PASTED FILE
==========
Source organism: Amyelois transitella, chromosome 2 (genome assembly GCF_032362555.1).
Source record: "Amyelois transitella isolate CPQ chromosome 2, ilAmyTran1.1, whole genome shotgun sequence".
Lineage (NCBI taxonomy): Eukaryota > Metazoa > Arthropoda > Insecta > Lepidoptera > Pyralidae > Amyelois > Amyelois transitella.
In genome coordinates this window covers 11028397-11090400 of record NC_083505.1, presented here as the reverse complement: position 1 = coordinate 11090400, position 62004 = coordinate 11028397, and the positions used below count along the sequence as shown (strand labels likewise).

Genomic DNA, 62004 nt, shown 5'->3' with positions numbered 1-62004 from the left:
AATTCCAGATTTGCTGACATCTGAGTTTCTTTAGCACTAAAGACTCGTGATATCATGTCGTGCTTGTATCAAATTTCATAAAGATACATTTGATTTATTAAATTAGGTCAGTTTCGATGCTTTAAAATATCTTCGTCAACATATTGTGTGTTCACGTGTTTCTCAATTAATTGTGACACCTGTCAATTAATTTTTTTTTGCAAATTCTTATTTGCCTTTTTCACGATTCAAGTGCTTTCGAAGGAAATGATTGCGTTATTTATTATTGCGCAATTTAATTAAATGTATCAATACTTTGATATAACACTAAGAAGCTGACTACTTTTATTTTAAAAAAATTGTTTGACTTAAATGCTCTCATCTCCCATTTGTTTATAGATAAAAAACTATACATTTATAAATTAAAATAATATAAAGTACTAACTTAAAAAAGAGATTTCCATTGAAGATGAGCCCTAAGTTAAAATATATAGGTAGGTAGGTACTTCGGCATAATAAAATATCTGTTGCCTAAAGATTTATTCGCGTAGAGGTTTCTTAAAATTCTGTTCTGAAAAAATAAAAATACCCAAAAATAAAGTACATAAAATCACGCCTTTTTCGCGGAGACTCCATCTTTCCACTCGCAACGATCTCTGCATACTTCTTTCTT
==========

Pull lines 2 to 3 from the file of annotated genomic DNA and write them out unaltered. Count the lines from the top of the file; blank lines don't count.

Source record: "Amyelois transitella isolate CPQ chromosome 2, ilAmyTran1.1, whole genome shotgun sequence".
Lineage (NCBI taxonomy): Eukaryota > Metazoa > Arthropoda > Insecta > Lepidoptera > Pyralidae > Amyelois > Amyelois transitella.